A veteran himself, McCormick encouraged Grandon to take up farming, which had helped him work through his own PTSD. It was during a USDA Armed to Farm conference hosted by the National Center for Appropriate Technology (NCAT) that Grandon officially decided to become a farmer. He even took up beekeeping which he found to be the most therapeutic of them all often bringing tears of joy to his eyes. Read more »
Summer clouds dance over the Miller Hills on the Thunder Basin National Grasslands. Forest Service photo by Christi Painter
Many know about America’s Great Plains, the vast, far-as-you-can-see mostly flat lands in the country’s interior west of the Mississippi River and east of the Rocky Mountains, consisting of prairie, steppe and grasslands. The 20 national grasslands and the Midewin National Tallgrass Prairie are part of this heartland tapestry, rich in stories about history, ecological health, business and job opportunities, adventures in recreation, and now—part of the U.S. Forest Service’s urgent mission to conserve open space.
During America’s westward expansion in the 1800s, a once teeming herd of bison was largely eliminated as ranchers, soldiers, prospectors and railroad builders pushed back the last frontier. The Homestead Act of 1862 brought almost six million settlers who replaced grass with crops more beneficial to their economic aspirations. Read more »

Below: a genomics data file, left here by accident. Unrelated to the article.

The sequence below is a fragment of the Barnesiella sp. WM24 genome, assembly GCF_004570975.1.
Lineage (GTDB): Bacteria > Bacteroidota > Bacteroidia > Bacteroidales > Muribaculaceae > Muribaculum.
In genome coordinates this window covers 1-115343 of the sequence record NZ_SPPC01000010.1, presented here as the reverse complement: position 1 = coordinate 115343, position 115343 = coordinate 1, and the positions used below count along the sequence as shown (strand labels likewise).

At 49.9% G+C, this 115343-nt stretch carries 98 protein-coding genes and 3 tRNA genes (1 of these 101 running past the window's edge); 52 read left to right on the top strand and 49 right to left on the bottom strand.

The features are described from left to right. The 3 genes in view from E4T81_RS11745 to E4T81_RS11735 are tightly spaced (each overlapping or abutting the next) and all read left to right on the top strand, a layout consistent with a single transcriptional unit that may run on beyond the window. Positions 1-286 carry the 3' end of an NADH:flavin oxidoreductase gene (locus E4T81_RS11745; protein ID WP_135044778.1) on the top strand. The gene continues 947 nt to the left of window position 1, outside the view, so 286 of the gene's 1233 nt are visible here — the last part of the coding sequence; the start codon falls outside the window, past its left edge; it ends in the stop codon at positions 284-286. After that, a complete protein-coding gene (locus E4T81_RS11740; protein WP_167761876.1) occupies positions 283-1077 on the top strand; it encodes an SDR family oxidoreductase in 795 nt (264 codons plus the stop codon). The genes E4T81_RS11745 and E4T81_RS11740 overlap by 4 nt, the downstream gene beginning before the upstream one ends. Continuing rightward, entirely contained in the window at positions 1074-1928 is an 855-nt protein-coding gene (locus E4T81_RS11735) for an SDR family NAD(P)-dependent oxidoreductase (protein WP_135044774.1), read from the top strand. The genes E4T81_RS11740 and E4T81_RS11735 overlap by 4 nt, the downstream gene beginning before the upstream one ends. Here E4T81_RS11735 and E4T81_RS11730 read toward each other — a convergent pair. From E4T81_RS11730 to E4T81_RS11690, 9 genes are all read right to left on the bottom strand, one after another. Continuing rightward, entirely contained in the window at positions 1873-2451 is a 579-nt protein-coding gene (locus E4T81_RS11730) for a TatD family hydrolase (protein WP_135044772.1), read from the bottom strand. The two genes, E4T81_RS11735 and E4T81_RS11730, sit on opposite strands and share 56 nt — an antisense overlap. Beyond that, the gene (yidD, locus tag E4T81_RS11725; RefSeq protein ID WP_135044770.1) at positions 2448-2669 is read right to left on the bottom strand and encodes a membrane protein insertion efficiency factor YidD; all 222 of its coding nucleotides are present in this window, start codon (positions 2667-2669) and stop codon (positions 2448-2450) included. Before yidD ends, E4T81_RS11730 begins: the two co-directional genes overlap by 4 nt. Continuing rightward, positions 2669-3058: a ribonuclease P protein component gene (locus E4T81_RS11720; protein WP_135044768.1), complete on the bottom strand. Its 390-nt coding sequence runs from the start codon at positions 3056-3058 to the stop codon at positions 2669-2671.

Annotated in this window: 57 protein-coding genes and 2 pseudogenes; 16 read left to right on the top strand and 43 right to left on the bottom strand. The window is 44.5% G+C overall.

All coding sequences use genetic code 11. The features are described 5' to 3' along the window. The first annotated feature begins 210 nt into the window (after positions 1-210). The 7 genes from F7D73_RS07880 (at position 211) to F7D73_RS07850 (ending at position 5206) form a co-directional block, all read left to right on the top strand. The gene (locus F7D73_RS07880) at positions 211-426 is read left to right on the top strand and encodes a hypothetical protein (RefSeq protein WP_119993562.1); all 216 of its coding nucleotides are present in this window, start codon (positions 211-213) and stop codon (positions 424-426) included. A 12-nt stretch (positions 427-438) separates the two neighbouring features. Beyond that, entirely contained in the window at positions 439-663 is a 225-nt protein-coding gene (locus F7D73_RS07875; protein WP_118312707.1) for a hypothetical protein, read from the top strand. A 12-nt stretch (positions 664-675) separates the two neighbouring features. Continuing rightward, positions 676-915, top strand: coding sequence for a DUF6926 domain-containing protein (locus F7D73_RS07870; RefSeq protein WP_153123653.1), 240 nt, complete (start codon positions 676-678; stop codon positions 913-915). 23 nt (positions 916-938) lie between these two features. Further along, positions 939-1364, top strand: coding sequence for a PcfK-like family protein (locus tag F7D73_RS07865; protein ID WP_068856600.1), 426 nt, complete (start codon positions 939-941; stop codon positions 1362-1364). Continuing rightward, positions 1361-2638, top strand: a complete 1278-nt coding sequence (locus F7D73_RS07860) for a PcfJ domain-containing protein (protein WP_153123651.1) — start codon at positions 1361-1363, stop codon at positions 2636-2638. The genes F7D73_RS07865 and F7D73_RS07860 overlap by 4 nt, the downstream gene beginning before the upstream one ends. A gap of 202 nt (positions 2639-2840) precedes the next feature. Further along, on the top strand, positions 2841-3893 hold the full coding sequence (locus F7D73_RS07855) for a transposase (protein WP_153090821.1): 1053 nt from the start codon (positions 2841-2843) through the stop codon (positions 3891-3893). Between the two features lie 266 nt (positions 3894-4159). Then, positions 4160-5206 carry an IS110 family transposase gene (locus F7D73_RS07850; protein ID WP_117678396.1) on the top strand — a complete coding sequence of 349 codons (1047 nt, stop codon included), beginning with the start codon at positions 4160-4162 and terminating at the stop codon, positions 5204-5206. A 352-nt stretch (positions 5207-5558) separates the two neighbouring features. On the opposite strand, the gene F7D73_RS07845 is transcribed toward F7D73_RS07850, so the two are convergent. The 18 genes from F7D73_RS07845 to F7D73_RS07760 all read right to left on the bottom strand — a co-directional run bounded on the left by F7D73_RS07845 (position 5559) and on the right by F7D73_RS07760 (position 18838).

USDA Risk Management Agency Associate Administrator Tim Gannon (left) and Jason Forrester talk about planting plans on one of Forrester’s farms in Chambersburg, Pa.
I hit the road last week to get feedback from farmers in Pennsylvania on how recent Federal crop insurance enhancements are helping organic producers in the state.
Earlier this year, USDA expanded crop insurance options to allow organic producers to purchase coverage that better reflects their product’s actual value. The expanded coverage is part of our continued commitment to provide farmers with resources and tools to meet the growing demand for certified organic products. Read more »
USDA Farmers Market poster (Click to enlarge)
Get excited—we sure are! Friday, May 6, is the opening of the 21st season of the USDA Farmers Market in Washington, D.C. This means USDA employees and others who work nearby, residents of the city’s Ward 2, and tourists visiting the National Mall can once again shop at the USDA Farmers Market at 12th Street and Independence Avenue, S.W., starting next Friday, May 6, at 9 a.m.